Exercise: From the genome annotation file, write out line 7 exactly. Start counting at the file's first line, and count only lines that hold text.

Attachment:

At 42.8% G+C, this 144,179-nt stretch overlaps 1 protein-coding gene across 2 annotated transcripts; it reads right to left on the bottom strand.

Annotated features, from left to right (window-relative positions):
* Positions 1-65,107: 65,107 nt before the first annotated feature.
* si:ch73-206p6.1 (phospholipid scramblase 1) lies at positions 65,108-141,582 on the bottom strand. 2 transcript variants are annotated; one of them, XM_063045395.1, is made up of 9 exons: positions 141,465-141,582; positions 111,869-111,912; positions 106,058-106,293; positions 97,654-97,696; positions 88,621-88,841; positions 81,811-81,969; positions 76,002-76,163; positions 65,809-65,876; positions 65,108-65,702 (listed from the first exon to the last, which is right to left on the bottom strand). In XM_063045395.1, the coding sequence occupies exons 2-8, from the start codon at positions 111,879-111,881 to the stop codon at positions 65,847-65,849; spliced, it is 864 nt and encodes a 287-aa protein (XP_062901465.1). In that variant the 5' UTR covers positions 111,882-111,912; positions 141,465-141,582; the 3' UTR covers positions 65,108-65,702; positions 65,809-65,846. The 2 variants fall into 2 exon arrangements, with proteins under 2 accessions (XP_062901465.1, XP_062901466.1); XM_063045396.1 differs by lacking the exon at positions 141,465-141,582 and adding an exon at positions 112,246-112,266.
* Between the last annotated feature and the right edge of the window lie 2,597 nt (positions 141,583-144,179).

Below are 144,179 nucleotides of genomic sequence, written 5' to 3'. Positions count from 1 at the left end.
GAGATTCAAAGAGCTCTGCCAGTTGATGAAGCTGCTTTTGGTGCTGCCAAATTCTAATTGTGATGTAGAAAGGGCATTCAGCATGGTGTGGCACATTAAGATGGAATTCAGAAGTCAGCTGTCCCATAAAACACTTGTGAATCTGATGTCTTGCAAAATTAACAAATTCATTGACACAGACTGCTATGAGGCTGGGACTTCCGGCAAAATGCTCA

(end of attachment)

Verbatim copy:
GAGATTCAAAGAGCTCTGCCAGTTGATGAAGCTGCTTTTGGTGCTGCCAAATTCTAATTGTGATGTAGAAAGGGCATTCAGCATGGTGTGGCACATTAAGATGGAATTCAGAAGTCAGCTGTCCCATAAAACACTTGTGAATCTGATGTCTTGCAAAATTAACAAATTCATTGACACAGACTGCTATGAGGCTGGGACTTCCGGCAAAATGCTCA